By Darin Skaggs
There is no film so far this year that has moments I absolutely love and scenes that I equally hate. It is the most tonally confused movie that mixes the political seriousness of All the President’s Men and the odd, slapstick comedy of Step Brothers. David Gordon Green, who directed the film, is known for his half-baked comedies like Pineapple Express and Your Highness, as well as his most recent ventures Prince Avalanche and Joe that are more subtly humorous and have a feeling of realness. His new film Our Brand is Crisis is a total mess of a film that finds no middle ground between the slapstick qualities or the subtle drama with humor mixed in.
Our Brand tells the story of Jane, played by Sandra Bullock in a very good performance, a retired campaign runner who, despite her most recent loses is given a chance to bring up the votes for a South American presidential candidate Castillo, played by Joaquim de Almeida. She accepts and is put to the test with all of her challenges along the way including an assault on a protester by Castillo, her troubled past and Pat Candy, performed by Billy Bob Thornton who defeated her “three to four times” previously.
The movie wants us to like it for all of its political stands its makes so it turns into a rude, wannabe gross out comedy. The stand up and make a change political story aspect of the film is brilliant and very effective. The heartlessness of Candy is tragic, he is a man who has focused fully on his career and thrown all of his morality out of the window. Jane is a person that was going down the same path, but saw what she was becoming and stopped being a part of that community before it was too late. The film’s ending is a hard blow and simultaneously inspirational. It asks “Is being good at something worth it all if it is immoral or you do not believe it?” The whole film challenges you to find what you believe in, and then fight for it.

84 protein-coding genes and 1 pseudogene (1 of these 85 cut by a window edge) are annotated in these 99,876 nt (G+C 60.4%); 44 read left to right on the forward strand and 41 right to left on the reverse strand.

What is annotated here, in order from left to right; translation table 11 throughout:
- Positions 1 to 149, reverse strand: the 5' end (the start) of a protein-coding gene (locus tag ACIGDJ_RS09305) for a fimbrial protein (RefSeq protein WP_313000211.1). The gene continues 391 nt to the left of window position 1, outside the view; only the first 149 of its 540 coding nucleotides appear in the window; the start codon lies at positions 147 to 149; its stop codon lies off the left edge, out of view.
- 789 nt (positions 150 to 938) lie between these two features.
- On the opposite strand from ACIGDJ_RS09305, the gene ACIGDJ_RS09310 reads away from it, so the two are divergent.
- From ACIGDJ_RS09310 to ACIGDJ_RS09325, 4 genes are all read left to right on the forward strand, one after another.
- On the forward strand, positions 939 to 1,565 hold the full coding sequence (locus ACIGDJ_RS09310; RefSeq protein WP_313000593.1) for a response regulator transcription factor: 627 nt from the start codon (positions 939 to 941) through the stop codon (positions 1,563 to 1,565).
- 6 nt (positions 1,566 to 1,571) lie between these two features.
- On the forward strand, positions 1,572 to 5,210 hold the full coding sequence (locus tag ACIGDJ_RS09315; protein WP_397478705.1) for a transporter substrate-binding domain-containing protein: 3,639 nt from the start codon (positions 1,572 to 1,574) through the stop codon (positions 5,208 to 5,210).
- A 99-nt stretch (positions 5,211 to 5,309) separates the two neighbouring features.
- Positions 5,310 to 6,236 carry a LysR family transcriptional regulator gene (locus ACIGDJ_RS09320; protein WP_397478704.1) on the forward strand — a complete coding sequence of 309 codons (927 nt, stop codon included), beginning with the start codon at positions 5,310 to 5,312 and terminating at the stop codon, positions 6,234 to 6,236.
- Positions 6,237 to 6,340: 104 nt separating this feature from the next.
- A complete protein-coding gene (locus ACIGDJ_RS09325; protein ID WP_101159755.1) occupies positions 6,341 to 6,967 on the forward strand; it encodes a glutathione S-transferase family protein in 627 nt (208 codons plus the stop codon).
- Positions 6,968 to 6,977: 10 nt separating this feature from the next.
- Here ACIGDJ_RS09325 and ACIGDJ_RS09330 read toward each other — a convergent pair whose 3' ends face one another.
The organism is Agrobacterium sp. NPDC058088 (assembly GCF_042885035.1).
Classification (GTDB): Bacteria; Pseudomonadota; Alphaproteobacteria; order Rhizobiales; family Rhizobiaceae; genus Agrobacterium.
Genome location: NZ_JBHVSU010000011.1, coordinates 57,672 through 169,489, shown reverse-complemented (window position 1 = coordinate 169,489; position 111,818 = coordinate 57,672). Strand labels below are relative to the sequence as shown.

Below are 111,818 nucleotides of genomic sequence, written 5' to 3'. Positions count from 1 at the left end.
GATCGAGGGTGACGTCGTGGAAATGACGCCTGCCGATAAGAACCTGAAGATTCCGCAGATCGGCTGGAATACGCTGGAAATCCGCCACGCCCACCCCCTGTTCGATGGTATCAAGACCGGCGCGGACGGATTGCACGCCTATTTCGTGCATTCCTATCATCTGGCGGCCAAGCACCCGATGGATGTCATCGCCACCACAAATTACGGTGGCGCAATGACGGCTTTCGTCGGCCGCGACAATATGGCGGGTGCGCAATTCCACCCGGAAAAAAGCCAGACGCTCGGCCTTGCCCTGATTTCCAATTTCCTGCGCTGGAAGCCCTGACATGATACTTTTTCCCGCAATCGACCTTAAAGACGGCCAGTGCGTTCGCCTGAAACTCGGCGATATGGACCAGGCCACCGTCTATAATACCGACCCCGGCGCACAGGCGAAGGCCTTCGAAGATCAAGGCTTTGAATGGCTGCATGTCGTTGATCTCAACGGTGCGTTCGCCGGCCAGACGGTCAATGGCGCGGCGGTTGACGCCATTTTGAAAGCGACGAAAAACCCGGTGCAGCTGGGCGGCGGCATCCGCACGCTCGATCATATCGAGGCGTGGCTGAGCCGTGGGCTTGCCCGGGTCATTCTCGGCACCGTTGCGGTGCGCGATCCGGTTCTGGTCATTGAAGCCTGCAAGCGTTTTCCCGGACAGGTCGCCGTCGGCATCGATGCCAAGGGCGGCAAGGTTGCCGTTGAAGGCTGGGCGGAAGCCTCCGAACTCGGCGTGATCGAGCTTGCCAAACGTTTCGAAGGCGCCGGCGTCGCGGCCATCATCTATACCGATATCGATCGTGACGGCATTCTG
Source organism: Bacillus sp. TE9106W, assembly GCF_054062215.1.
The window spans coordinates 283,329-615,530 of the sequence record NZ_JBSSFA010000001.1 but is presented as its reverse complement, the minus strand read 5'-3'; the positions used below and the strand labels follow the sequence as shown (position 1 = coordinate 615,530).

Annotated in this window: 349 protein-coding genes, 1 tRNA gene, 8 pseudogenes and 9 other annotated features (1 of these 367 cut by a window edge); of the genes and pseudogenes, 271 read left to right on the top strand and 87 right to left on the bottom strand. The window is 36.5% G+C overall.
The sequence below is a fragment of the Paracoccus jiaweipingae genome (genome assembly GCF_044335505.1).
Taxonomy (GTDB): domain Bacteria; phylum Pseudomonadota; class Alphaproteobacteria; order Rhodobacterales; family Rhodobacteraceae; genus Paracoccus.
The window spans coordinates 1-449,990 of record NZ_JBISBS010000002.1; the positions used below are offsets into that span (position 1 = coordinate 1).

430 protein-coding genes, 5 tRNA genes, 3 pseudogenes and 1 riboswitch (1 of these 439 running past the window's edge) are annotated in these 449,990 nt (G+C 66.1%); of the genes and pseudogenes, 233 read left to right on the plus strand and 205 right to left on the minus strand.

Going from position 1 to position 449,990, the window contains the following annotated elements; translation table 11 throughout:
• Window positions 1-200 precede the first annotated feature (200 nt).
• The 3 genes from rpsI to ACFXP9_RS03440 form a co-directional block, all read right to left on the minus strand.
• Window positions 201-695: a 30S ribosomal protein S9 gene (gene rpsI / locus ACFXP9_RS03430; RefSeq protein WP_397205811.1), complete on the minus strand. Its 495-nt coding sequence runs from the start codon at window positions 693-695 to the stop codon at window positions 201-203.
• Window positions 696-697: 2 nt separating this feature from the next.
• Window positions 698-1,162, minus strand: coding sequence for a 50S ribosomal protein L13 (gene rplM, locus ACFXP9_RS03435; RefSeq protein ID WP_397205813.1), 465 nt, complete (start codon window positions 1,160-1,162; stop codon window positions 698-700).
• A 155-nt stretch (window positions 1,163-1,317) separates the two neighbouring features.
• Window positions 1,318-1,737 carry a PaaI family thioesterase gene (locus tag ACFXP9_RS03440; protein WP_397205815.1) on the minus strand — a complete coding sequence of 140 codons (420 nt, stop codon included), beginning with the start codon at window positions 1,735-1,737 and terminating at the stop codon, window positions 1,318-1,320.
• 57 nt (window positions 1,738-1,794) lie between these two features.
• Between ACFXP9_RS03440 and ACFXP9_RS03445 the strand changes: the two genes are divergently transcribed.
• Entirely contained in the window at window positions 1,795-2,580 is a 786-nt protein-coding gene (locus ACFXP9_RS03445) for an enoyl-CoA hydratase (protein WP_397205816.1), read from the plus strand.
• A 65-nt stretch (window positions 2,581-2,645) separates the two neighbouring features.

The films brilliant moments are extremely undercut by the movies unfunny attempt at humor. There are scenes that do not work including Jane starts to hang out with a young campaign worker named Eddie, played delightfully by Reynaldo Pacheco, and his friends. They get drunk and start catapulting items towards Candy’s room. It is sort of funny, they are using a bra to shoot these items, but why would anyone running a presidential campaign do something that would and does get the cops called on them. It might also not undercut the film if it affected the campaign at all, but it doesn’t. Several moments of Jane and sometimes others acting way too immature that could endanger the campaign happen and none of the actions are paid for. It really ruins any of the moments greatness and makes it one of the most divisive in itself movies.